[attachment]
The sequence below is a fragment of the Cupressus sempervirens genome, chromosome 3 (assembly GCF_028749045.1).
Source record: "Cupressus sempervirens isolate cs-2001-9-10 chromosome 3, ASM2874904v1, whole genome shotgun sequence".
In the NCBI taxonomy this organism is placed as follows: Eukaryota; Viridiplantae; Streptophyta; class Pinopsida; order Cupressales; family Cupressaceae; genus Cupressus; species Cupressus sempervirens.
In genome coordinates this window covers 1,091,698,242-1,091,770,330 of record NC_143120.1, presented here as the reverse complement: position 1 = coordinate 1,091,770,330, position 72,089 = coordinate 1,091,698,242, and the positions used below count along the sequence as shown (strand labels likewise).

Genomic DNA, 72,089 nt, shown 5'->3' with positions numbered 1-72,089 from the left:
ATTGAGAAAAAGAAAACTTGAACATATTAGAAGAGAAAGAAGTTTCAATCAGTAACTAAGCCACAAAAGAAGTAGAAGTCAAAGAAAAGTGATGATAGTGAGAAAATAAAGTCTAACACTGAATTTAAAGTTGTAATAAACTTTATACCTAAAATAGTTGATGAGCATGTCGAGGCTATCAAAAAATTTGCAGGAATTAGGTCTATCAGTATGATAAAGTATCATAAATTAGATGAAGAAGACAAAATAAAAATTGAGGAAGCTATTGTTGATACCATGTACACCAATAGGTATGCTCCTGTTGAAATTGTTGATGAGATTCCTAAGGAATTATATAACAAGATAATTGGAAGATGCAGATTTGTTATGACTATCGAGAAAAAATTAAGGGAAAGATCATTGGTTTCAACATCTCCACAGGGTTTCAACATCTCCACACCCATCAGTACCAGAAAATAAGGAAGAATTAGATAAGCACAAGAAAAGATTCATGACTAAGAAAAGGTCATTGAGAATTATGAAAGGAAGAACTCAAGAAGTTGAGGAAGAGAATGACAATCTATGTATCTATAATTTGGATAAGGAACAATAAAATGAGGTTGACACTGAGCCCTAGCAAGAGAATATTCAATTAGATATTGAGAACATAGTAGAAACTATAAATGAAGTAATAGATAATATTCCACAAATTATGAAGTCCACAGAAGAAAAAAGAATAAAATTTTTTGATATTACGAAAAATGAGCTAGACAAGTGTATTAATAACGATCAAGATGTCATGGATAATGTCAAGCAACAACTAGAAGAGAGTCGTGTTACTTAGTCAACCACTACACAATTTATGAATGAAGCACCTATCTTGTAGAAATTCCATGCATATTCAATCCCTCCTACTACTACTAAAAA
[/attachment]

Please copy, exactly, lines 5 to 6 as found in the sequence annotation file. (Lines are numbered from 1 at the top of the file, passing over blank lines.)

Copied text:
Genomic DNA, 72,089 nt, shown 5'->3' with positions numbered 1-72,089 from the left:
ATTGAGAAAAAGAAAACTTGAACATATTAGAAGAGAAAGAAGTTTCAATCAGTAACTAAGCCACAAAAGAAGTAGAAGTCAAAGAAAAGTGATGATAGTGAGAAAATAAAGTCTAACACTGAATTTAAAGTTGTAATAAACTTTATACCTAAAATAGTTGATGAGCATGTCGAGGCTATCAAAAAATTTGCAGGAATTAGGTCTATCAGTATGATAAAGTATCATAAATTAGATGAAGAAGACAAAATAAAAATTGAGGAAGCTATTGTTGATACCATGTACACCAATAGGTATGCTCCTGTTGAAATTGTTGATGAGATTCCTAAGGAATTATATAACAAGATAATTGGAAGATGCAGATTTGTTATGACTATCGAGAAAAAATTAAGGGAAAGATCATTGGTTTCAACATCTCCACAGGGTTTCAACATCTCCACACCCATCAGTACCAGAAAATAAGGAAGAATTAGATAAGCACAAGAAAAGATTCATGACTAAGAAAAGGTCATTGAGAATTATGAAAGGAAGAACTCAAGAAGTTGAGGAAGAGAATGACAATCTATGTATCTATAATTTGGATAAGGAACAATAAAATGAGGTTGACACTGAGCCCTAGCAAGAGAATATTCAATTAGATATTGAGAACATAGTAGAAACTATAAATGAAGTAATAGATAATATTCCACAAATTATGAAGTCCACAGAAGAAAAAAGAATAAAATTTTTTGATATTACGAAAAATGAGCTAGACAAGTGTATTAATAACGATCAAGATGTCATGGATAATGTCAAGCAACAACTAGAAGAGAGTCGTGTTACTTAGTCAACCACTACACAATTTATGAATGAAGCACCTATCTTGTAGAAATTCCATGCATATTCAATCCCTCCTACTACTACTAAAAA